Error handling

Situations may arise where a templated file cannot be generated due to missing or incomplete information. A TemplateError can be raised to force a bind failure and prevent sending an incomplete file to the client. For example, this template:

{% python
    from genshi.template import TemplateError
    grp = None
    for g in metadata.groups:
        if g.startswith('ganglia-gmond-'):
            grp = g
        raise TemplateError, "Missing group"

will fail to bind if the client is not a member of a group starting with “ganglia-gmond-”. The syslogs on the server will contain this message:

bcfg2-server[5957]: Genshi template error: Missing group
bcfg2-server[5957]: Failed to bind entry: Path /etc/ganglia/gmond.conf

...indicating the bind failure and message raised with the TemplateError.

Handling Dollar Signs

In a Genshi template, $ is a special character and must be escaped by doubling, i.e., $$. For instance, to embed the Subversion $Id$ keyword in a Genshi template, you would have to do $$Id$$.

Cheetah Templates

Cheetah templates allow you to use the cheetah templating system. This is similar to the deprecated TCheetah plugin. Cheetah templates should be named with a .cheetah extension, e.g.:

% ls Cfg/etc/motd
info.xml  motd.cheetah

Comments and Cheetah

As Cheetah processes your templates it will consider hash “#” style comments to be actual comments in the template and will strip them from the final config file. If you would like to preserve the comment in the final config file you need to escape the hash character ‘#’ which will tell Cheetah (and Python) that you do in fact want the comment to appear in the final config file.:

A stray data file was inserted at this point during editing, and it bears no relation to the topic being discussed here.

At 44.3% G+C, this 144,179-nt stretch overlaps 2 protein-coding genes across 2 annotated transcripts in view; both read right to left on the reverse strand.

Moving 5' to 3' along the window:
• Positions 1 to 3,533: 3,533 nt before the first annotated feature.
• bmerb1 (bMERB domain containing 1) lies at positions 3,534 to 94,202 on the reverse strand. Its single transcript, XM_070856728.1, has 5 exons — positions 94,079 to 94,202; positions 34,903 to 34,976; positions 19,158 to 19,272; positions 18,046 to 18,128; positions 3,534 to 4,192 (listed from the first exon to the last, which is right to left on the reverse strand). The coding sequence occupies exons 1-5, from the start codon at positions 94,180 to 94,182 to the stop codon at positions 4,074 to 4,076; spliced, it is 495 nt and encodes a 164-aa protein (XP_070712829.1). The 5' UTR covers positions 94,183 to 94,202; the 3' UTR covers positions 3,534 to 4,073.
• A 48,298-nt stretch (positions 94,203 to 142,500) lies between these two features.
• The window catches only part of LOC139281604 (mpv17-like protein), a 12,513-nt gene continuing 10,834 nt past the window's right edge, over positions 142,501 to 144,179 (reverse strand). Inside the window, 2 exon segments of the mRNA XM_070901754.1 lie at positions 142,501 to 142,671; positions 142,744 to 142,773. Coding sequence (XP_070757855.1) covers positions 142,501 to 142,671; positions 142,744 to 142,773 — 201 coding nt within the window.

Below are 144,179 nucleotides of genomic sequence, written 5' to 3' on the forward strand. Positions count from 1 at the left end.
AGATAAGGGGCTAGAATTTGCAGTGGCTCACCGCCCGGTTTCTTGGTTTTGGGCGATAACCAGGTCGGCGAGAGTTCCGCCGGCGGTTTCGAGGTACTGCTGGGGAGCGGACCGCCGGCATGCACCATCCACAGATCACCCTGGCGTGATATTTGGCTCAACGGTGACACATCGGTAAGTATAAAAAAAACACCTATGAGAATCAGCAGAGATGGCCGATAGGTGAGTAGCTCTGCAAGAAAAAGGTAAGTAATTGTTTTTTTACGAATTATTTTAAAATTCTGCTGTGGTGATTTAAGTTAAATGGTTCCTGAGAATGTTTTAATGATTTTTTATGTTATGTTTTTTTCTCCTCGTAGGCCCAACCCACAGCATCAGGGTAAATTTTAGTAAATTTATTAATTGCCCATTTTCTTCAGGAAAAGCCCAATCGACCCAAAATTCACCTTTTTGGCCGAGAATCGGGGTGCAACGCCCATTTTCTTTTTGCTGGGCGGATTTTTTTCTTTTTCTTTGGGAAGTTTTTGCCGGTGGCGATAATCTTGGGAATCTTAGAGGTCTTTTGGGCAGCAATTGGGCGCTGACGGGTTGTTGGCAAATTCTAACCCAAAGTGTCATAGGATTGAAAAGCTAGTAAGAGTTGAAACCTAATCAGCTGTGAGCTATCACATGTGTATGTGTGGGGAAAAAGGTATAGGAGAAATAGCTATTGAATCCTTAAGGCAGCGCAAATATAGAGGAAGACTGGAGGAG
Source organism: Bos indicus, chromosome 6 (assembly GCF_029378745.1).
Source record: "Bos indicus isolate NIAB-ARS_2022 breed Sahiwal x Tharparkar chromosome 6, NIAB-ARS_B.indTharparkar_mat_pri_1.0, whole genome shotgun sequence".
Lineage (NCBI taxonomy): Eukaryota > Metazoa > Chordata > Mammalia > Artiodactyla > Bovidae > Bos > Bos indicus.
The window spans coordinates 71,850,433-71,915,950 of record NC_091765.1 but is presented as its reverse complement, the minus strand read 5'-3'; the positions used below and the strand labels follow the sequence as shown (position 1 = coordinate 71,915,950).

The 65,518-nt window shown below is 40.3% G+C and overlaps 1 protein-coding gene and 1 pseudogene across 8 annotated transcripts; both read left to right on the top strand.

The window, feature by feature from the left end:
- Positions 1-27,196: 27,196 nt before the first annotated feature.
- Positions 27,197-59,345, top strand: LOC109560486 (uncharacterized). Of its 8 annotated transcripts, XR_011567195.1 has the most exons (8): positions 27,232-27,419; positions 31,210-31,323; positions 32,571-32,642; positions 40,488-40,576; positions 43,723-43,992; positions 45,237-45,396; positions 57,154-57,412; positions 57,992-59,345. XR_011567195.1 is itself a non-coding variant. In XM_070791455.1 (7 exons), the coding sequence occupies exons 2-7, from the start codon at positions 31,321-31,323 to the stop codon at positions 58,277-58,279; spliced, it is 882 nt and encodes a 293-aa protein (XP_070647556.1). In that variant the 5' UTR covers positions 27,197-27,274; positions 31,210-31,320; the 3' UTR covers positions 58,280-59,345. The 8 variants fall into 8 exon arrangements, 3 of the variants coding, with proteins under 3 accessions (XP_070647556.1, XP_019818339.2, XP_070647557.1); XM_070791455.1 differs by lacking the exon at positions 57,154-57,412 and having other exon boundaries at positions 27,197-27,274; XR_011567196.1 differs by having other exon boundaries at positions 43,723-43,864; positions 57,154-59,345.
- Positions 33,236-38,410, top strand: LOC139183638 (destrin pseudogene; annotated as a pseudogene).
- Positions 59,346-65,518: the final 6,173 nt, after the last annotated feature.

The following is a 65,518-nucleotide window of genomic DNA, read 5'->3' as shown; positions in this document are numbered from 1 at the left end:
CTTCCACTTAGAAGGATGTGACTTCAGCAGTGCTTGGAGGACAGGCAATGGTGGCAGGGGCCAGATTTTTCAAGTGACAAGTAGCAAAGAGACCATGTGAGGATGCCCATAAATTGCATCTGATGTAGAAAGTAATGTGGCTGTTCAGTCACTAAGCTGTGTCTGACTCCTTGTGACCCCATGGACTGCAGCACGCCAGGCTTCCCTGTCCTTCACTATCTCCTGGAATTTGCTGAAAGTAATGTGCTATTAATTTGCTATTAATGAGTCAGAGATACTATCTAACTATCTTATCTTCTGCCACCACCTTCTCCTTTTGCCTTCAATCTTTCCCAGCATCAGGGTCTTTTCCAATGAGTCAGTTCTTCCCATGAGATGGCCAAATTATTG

# This is a comment in my template which will be stripped when it's processed through Cheetah
\# This comment will appear in the generated config file.

Inside Templates

Several variables are pre-defined inside templates:

Name Description
metadata Client metadata
name The value of the name attribute as specified in the Path entry in Bcfg2. If an altsrc attribute is used, then name will be the value of that attribute.
source_path The path to the template file on the filesystem
repo The path to the Bcfg2 repository on the filesystem
path In Genshi templates, path is a synonym for source_path. In Cheetah templates, it’s a synonym for name. For this reason, use of path is discouraged, and it may be deprecated in a future release.